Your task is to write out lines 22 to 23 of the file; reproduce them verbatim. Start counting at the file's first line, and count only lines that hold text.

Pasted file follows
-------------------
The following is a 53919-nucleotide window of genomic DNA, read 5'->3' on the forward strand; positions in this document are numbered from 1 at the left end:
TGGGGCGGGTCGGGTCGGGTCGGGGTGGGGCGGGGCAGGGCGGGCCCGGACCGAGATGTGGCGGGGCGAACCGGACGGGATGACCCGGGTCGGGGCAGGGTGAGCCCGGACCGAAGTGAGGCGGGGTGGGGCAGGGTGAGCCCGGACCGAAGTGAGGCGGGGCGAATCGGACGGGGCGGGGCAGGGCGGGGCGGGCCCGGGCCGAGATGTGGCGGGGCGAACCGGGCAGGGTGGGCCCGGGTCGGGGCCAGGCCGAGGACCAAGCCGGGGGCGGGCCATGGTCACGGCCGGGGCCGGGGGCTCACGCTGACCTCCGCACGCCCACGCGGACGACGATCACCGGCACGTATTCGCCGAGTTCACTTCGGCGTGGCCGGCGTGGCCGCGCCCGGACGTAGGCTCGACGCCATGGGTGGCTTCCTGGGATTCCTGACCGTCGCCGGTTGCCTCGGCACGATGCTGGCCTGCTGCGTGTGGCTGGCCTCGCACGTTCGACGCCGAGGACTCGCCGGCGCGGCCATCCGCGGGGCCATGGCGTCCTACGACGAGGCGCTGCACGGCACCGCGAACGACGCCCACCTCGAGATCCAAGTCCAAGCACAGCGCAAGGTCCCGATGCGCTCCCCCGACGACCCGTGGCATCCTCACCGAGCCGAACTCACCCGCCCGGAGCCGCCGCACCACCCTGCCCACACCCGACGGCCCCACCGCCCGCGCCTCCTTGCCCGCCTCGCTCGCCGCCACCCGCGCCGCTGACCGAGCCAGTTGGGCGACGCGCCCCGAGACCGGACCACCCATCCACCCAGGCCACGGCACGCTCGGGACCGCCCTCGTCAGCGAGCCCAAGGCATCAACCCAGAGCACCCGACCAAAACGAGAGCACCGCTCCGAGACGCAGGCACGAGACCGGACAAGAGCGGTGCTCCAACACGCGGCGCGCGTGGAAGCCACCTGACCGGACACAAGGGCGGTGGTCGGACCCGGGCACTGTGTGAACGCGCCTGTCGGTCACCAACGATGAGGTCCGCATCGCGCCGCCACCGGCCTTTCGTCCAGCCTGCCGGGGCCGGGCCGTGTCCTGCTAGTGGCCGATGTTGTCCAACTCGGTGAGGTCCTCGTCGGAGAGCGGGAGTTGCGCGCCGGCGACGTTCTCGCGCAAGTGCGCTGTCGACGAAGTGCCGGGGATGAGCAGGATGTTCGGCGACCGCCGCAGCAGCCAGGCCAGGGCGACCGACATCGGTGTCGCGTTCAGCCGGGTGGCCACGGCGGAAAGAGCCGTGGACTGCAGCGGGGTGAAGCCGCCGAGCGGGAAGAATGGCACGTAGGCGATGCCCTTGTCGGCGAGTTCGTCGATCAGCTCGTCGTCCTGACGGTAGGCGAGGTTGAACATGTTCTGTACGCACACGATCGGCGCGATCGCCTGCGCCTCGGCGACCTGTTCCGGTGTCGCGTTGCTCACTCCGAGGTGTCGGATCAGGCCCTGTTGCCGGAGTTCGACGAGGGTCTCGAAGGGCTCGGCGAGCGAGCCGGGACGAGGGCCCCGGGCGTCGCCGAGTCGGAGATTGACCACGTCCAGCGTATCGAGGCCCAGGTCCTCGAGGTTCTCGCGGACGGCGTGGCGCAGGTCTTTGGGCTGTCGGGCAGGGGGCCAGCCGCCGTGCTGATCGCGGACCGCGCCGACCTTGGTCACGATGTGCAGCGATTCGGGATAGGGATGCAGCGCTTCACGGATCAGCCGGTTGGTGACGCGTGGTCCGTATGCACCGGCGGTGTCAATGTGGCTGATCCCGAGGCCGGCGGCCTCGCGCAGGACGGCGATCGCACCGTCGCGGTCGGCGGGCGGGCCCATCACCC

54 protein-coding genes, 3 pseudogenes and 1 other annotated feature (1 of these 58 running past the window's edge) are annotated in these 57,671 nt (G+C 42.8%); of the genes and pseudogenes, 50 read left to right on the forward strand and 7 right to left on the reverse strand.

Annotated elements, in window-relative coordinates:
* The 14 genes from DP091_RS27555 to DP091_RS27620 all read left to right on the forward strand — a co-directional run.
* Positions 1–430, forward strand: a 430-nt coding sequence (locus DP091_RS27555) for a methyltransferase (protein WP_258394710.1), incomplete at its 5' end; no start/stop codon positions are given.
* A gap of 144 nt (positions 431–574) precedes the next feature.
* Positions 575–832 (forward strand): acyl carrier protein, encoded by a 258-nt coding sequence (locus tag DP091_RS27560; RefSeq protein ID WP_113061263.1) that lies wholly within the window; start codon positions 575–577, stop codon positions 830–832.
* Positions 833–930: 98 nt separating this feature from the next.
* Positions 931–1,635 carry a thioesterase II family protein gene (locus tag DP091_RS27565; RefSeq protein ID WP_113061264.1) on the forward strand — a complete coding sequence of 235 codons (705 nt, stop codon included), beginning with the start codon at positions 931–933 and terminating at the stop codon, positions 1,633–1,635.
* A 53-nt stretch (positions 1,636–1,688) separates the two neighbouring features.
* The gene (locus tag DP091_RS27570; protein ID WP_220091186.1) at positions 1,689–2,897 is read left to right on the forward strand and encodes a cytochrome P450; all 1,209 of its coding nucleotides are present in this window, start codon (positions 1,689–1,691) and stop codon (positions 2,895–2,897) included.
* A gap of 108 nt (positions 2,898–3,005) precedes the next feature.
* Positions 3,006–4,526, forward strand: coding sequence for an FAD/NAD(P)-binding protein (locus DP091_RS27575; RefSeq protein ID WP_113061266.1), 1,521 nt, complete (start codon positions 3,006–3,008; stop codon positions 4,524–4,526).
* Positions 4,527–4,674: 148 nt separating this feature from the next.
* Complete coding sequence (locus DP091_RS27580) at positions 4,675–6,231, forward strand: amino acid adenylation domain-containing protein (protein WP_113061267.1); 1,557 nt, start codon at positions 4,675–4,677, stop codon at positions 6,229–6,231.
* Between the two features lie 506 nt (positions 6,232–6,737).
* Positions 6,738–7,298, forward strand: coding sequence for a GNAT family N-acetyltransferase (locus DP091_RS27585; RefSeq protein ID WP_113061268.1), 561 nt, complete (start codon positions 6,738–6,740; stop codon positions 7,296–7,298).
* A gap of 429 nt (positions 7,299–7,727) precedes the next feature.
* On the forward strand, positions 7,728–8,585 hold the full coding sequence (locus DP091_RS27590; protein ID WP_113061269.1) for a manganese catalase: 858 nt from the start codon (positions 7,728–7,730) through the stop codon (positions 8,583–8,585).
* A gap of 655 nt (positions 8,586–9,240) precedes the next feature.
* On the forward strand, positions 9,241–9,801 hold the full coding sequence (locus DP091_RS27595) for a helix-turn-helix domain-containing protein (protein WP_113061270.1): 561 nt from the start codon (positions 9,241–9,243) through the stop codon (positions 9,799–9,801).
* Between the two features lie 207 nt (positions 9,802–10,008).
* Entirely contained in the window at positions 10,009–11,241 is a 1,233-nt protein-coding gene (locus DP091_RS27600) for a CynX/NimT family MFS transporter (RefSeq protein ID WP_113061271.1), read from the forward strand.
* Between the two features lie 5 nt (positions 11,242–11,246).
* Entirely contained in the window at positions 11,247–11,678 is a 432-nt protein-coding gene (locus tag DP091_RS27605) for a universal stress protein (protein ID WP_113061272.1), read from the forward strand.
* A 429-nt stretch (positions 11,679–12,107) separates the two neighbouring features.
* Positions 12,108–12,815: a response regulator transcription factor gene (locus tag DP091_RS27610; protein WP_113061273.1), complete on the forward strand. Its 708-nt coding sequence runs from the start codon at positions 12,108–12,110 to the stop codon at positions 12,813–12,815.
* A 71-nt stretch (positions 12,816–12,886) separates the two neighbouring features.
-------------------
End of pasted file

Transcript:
* On the forward strand, positions 9,241–9,801 hold the full coding sequence (locus DP091_RS27595) for a helix-turn-helix domain-containing protein (protein WP_113061270.1): 561 nt from the start codon (positions 9,241–9,243) through the stop codon (positions 9,799–9,801).
* Between the two features lie 207 nt (positions 9,802–10,008).